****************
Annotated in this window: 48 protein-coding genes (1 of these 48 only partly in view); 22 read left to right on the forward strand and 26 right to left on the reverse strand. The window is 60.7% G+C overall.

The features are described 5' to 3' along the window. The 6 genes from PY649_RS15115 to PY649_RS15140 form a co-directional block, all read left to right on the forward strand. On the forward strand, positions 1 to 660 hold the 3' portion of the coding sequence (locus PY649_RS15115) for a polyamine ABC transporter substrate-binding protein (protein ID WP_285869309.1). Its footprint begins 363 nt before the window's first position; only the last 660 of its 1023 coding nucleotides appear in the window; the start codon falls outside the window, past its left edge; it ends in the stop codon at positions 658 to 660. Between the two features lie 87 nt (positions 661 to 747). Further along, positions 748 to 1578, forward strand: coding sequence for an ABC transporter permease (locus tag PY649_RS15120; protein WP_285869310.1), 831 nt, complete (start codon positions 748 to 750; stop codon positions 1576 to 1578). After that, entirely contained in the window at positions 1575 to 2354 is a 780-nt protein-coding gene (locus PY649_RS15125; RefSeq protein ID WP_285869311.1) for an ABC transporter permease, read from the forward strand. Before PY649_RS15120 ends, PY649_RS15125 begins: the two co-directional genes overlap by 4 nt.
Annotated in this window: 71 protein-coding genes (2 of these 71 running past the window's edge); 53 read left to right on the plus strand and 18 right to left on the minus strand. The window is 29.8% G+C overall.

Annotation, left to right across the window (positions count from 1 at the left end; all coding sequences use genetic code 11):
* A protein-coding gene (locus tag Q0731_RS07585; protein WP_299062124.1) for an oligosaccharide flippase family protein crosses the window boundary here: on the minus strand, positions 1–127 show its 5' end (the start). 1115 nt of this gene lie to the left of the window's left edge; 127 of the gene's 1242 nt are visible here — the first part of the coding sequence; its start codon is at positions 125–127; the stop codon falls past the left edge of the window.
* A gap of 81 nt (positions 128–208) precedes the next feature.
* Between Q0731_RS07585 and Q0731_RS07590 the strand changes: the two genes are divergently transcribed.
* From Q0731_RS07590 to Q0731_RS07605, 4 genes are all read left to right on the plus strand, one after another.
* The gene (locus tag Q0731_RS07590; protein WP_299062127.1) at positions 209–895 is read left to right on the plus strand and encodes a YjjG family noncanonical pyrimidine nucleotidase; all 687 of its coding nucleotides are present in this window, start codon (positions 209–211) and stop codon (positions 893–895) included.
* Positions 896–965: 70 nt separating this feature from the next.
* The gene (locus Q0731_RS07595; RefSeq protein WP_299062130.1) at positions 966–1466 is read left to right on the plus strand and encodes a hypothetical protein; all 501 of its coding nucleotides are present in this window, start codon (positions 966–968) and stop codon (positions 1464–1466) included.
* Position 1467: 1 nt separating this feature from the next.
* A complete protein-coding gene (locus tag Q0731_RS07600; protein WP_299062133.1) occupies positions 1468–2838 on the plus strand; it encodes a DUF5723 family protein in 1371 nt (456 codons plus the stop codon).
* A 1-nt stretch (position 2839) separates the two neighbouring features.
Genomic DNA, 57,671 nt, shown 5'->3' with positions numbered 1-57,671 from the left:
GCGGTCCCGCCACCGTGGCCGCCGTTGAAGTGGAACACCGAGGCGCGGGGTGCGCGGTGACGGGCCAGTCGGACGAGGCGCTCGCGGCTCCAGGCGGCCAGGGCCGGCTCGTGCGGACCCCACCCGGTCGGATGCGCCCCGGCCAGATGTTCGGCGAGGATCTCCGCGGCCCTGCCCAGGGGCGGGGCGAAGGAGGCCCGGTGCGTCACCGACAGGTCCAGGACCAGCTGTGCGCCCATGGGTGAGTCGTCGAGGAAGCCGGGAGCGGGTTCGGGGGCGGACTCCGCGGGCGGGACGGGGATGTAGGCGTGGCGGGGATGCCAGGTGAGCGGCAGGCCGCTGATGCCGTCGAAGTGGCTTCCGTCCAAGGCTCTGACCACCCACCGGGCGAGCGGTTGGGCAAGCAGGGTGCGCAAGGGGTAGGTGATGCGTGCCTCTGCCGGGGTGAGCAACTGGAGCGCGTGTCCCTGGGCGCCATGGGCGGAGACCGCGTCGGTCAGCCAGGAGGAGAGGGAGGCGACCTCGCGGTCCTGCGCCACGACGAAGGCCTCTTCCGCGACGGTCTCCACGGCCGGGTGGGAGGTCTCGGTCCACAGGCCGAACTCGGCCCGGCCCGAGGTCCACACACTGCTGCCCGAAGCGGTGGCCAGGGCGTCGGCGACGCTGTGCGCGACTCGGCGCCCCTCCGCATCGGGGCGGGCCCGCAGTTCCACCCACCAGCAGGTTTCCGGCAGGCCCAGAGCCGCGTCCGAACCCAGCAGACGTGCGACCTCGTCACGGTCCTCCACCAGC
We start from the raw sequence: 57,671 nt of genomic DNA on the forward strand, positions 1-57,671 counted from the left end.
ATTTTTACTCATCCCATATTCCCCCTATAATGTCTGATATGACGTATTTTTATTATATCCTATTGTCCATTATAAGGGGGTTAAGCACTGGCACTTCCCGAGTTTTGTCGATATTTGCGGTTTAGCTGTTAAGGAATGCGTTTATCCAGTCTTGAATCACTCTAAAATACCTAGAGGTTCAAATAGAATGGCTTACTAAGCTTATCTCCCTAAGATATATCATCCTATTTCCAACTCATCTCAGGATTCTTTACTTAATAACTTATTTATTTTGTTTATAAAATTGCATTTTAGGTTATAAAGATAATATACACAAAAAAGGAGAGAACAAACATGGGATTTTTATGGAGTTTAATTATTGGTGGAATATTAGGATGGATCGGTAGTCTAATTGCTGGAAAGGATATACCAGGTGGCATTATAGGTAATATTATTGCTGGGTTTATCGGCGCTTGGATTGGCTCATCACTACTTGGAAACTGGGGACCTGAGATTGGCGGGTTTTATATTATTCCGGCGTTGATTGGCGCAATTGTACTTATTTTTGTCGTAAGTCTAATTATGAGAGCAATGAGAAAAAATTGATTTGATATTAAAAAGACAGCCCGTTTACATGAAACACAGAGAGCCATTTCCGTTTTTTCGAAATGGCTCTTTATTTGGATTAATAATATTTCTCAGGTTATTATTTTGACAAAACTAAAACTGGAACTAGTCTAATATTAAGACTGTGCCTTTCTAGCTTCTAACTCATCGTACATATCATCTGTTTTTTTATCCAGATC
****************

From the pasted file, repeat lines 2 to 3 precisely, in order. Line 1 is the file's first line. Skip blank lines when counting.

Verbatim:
The features are described 5' to 3' along the window. The 6 genes from PY649_RS15115 to PY649_RS15140 form a co-directional block, all read left to right on the forward strand. On the forward strand, positions 1 to 660 hold the 3' portion of the coding sequence (locus PY649_RS15115) for a polyamine ABC transporter substrate-binding protein (protein ID WP_285869309.1). Its footprint begins 363 nt before the window's first position; only the last 660 of its 1023 coding nucleotides appear in the window; the start codon falls outside the window, past its left edge; it ends in the stop codon at positions 658 to 660. Between the two features lie 87 nt (positions 661 to 747). Further along, positions 748 to 1578, forward strand: coding sequence for an ABC transporter permease (locus tag PY649_RS15120; protein WP_285869310.1), 831 nt, complete (start codon positions 748 to 750; stop codon positions 1576 to 1578). After that, entirely contained in the window at positions 1575 to 2354 is a 780-nt protein-coding gene (locus PY649_RS15125; RefSeq protein ID WP_285869311.1) for an ABC transporter permease, read from the forward strand. Before PY649_RS15120 ends, PY649_RS15125 begins: the two co-directional genes overlap by 4 nt.
Annotated in this window: 71 protein-coding genes (2 of these 71 running past the window's edge); 53 read left to right on the plus strand and 18 right to left on the minus strand. The window is 29.8% G+C overall.